CARICOM assures Guyana of regional Organisation’s support
GEORGETOWN, Guyana, CMC – Two leaders from the 15-member CARICOM have sought to assure the government of Guyana that their countries are individually backing Guyana that its borders are inviolable and the International Court of Justice (ICJ) must be used to settle the territorial controversy with Venezuela.
The reassurance came from the Prime Minister of Barbados Mia Amor Mottley and the Prime Minister of St Vincent and the Grenadines Dr Ralph Gonsalves who were speaking in Guyana on Saturday.
“In this particular case in our view, Guyana's position has been strong, it has been unwavering and it is before the International Court of Justice and we'll back them 150 percent with that,” said Mottley who was in a news conference along with Gonsalves.
Mottley said she is relying on CARICOM Chairman, Dominica's Prime Minister Roosevelt Skerrit and the Vincentian leader who is Chairman of the Community of Latin American and Caribbean States (CELAC) to “keep the temperatures down even if there is not the settled outcome on the dispute that will be traditionally expected” over Guyana's 160,000 square kilometre Essequibo County.
Guyana has asked the ICJ to declare that the 1899 Arbitral Tribunal Award is the full, final and perfect settlement but Venezuela does not recognise that court's jurisdiction in the matter.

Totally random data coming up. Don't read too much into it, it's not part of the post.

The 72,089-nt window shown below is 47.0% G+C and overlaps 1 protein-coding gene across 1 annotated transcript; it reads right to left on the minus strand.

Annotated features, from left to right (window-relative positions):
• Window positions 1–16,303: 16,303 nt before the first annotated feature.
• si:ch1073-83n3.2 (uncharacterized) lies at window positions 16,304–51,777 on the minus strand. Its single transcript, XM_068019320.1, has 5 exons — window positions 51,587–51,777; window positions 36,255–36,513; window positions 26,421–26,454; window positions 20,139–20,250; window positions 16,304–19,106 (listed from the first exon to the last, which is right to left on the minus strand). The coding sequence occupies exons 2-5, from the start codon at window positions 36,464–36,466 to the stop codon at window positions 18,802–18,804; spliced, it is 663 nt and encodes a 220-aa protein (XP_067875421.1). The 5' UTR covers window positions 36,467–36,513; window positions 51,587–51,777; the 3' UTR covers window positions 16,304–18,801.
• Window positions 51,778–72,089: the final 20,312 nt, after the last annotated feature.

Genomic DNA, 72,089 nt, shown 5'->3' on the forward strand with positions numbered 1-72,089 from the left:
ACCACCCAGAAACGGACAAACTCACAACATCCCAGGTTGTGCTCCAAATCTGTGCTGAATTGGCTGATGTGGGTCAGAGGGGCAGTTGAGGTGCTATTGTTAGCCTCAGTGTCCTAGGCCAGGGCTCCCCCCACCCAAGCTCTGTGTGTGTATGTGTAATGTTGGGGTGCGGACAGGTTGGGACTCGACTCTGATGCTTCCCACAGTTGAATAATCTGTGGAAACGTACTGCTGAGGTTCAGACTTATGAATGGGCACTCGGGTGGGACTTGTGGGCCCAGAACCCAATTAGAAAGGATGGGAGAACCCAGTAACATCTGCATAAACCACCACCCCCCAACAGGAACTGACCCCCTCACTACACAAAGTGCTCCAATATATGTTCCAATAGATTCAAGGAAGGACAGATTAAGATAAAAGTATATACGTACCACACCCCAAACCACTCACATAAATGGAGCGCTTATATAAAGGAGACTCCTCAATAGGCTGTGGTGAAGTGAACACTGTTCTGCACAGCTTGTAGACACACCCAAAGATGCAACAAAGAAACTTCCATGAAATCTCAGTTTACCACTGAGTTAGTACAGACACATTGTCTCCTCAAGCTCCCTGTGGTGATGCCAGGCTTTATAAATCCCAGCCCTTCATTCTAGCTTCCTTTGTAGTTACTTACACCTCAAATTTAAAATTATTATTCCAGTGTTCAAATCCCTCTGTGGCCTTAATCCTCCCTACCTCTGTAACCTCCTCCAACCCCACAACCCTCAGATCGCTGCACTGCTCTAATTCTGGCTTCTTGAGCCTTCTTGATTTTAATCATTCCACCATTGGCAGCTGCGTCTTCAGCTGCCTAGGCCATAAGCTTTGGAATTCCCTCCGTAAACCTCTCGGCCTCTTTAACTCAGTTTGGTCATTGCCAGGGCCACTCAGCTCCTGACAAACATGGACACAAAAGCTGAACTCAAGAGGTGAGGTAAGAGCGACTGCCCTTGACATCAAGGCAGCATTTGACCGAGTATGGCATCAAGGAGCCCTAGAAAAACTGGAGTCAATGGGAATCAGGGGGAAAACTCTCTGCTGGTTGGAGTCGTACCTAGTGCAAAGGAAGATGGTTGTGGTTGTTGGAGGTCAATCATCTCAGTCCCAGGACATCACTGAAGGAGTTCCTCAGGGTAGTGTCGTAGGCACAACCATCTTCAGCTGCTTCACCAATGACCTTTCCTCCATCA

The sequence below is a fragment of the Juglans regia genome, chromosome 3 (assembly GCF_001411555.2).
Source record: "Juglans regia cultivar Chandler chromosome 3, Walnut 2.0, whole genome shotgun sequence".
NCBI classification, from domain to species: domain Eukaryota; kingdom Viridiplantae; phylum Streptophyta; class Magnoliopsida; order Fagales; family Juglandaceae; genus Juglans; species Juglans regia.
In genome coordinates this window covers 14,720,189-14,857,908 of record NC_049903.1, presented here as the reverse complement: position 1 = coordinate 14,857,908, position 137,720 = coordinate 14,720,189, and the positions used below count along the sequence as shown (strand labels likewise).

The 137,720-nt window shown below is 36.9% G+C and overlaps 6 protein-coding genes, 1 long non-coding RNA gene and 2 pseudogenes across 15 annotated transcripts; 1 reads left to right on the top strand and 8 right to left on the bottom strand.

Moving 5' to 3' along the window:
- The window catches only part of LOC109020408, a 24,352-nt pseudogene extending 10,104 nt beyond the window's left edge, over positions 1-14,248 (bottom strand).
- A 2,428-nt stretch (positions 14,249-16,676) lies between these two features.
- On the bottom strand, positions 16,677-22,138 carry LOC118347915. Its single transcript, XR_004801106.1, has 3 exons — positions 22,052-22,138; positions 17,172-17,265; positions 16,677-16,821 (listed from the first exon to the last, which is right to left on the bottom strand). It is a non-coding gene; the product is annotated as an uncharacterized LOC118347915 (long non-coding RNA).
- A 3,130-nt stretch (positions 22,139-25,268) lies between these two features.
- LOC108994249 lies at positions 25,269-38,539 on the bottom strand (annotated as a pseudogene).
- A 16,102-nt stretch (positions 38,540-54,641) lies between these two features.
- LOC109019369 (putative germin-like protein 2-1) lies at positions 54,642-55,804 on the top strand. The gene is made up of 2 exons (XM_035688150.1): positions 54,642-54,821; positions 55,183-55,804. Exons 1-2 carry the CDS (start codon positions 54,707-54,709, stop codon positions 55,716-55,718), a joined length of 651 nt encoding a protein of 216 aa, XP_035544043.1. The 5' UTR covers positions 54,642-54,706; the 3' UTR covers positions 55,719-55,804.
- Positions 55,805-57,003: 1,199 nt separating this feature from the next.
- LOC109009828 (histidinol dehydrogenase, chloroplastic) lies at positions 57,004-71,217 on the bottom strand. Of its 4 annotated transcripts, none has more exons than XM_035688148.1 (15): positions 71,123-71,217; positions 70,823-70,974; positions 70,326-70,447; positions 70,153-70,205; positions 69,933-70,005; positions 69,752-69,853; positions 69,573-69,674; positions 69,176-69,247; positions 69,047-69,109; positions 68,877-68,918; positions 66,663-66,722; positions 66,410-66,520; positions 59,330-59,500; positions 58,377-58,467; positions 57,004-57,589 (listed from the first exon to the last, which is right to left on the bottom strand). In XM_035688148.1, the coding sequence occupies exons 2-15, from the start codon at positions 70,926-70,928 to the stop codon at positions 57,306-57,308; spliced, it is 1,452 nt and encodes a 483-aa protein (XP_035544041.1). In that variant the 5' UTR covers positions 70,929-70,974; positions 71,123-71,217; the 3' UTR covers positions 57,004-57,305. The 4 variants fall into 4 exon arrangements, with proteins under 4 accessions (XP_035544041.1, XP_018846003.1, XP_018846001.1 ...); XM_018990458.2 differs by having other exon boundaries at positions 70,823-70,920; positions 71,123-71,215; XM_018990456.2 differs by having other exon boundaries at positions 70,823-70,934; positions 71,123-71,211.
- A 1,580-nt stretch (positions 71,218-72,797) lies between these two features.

The ICJ is expected to rule on Guyana's request to block Venezuela's referendum, as currently worded, to declare Essequibo a State of Venezuela and to take care of all current and future inhabitants of that Guyanese county as well as grant them citizenship and identification cards.
Venezuela's December 3 referendum also seeks a popular vote to reject the ICJ's jurisdiction in the territorial controversy.
Gonsalves said Guyana and Venezuela “must uphold that the region is one of peace and that there will be no force used or threat of force singly or jointly”. He declined to provide details but sought to emphasise that, “CARICOM has always defended the territorial inviolability of Guyana.”
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